Saratoga National Thinks Big

For some of you with good memories you will remember that last year Saratoga National Golf Course (SNGC)began its latest campaign to expand their operation with a dog and pony show at the Hall of Springs in the state park. At their presentation this was one of their handouts.

Saratoga National Handout

SNGC was thinking BIG so the document was titled “Estimates of Economic Impact of Proposed Resort Zone.” Take careful note here. It is referred to as a resort zone. This is because the idea was to open the greenbelt up to not only their resort but to other resorts as well. Here is where the columns that reference “Other” come in. As I understand it, these other resorts in this zone would potentially include the Andersons property.

The story of the Andersons and their campaign to develop a huge plot of land east of the Northway that runs from Route 29 (Lake Avenue) to Route 9P (Union Avenue) is a long and bloody one. The City Council rejected their huge plan to develop that property by one vote many years ago. They proceeded to sue the city on the ludicrous basis that the city was using zoning to keep minorities and low income housing out. I do not have time to go into the full story here.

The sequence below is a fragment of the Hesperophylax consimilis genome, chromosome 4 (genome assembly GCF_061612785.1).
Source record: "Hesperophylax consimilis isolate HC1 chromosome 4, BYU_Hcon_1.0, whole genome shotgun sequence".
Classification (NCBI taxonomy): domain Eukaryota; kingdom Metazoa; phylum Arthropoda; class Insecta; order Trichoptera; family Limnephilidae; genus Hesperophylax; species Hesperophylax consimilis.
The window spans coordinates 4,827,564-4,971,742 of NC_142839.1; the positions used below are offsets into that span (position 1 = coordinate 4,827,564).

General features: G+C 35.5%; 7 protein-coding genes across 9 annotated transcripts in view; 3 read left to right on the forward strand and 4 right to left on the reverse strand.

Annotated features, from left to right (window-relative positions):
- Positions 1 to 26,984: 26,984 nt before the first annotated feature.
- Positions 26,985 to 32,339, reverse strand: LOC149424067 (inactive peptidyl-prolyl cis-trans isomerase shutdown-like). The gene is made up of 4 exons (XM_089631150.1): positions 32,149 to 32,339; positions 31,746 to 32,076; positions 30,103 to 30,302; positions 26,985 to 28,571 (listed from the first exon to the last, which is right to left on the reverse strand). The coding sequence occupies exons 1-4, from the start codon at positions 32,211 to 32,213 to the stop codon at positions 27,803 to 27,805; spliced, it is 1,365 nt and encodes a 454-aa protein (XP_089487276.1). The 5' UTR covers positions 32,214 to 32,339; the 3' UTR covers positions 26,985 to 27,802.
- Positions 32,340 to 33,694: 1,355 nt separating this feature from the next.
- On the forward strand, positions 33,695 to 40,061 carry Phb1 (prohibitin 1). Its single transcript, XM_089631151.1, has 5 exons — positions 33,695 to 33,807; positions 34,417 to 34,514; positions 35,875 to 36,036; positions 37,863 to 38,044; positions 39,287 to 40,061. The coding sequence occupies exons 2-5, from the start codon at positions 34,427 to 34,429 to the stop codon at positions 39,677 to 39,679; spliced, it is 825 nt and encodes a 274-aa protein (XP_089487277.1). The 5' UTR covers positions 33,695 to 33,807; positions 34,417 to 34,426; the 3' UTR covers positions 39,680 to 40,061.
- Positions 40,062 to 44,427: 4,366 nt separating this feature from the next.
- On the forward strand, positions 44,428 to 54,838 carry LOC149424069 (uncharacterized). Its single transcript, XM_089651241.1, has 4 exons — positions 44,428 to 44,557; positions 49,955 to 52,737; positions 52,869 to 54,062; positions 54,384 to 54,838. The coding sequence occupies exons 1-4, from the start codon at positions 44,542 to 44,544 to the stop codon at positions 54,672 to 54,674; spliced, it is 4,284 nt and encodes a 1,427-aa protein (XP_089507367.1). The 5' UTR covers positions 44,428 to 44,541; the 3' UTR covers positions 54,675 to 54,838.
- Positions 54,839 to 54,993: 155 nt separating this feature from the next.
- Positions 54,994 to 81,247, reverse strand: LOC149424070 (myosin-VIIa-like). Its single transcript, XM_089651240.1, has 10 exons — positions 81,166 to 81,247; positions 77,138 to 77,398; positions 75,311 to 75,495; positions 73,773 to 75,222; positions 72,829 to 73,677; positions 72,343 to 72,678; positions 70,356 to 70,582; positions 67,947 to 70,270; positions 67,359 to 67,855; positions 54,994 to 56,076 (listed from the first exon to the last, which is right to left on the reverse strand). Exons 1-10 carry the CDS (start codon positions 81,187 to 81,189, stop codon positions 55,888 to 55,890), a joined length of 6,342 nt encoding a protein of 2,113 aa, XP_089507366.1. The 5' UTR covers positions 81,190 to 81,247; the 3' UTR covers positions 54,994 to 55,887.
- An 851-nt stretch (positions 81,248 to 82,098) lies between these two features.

So the vision SNGC put forward in this document was to bring a total of 420,000 guests a year to the conservation district and  have  900 employees regularly commuting to jobs there. Remember our conservation district is supposed to be a low intensity use area.

The  document also states that Saratoga National Golf Course alone hopes just their own project will increase from the current189,744 per year (my, that is a precise number) to 300,000 guests a year. They also expect to increase their staff from 451 to 650.

I am always skeptical of numbers put out in these campaigns but for better or worse, this was their public statement a year ago.

I think it is particularly interesting that the revision the City Council is now considering changes the Comprehensive Plan to allow for a new category of development labeled “resorts.”  Of course this was precisely the vision SNGC offered in the first place.

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